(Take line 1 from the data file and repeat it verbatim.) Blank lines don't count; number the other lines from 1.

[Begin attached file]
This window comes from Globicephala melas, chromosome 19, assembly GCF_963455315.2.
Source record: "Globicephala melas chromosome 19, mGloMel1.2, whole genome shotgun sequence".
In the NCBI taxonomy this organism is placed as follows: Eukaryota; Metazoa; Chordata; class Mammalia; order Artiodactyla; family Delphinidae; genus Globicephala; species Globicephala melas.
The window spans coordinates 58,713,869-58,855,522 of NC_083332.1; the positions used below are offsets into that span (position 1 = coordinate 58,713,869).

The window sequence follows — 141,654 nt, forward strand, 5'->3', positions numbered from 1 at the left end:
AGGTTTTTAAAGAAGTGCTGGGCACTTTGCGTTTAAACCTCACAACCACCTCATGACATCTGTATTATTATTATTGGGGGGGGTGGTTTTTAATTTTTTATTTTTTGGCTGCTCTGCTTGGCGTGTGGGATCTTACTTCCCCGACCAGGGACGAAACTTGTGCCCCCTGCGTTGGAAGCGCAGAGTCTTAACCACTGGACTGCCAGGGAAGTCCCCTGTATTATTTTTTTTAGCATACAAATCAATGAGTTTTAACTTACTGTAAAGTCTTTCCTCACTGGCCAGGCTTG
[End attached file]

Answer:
This window comes from Globicephala melas, chromosome 19, assembly GCF_963455315.2.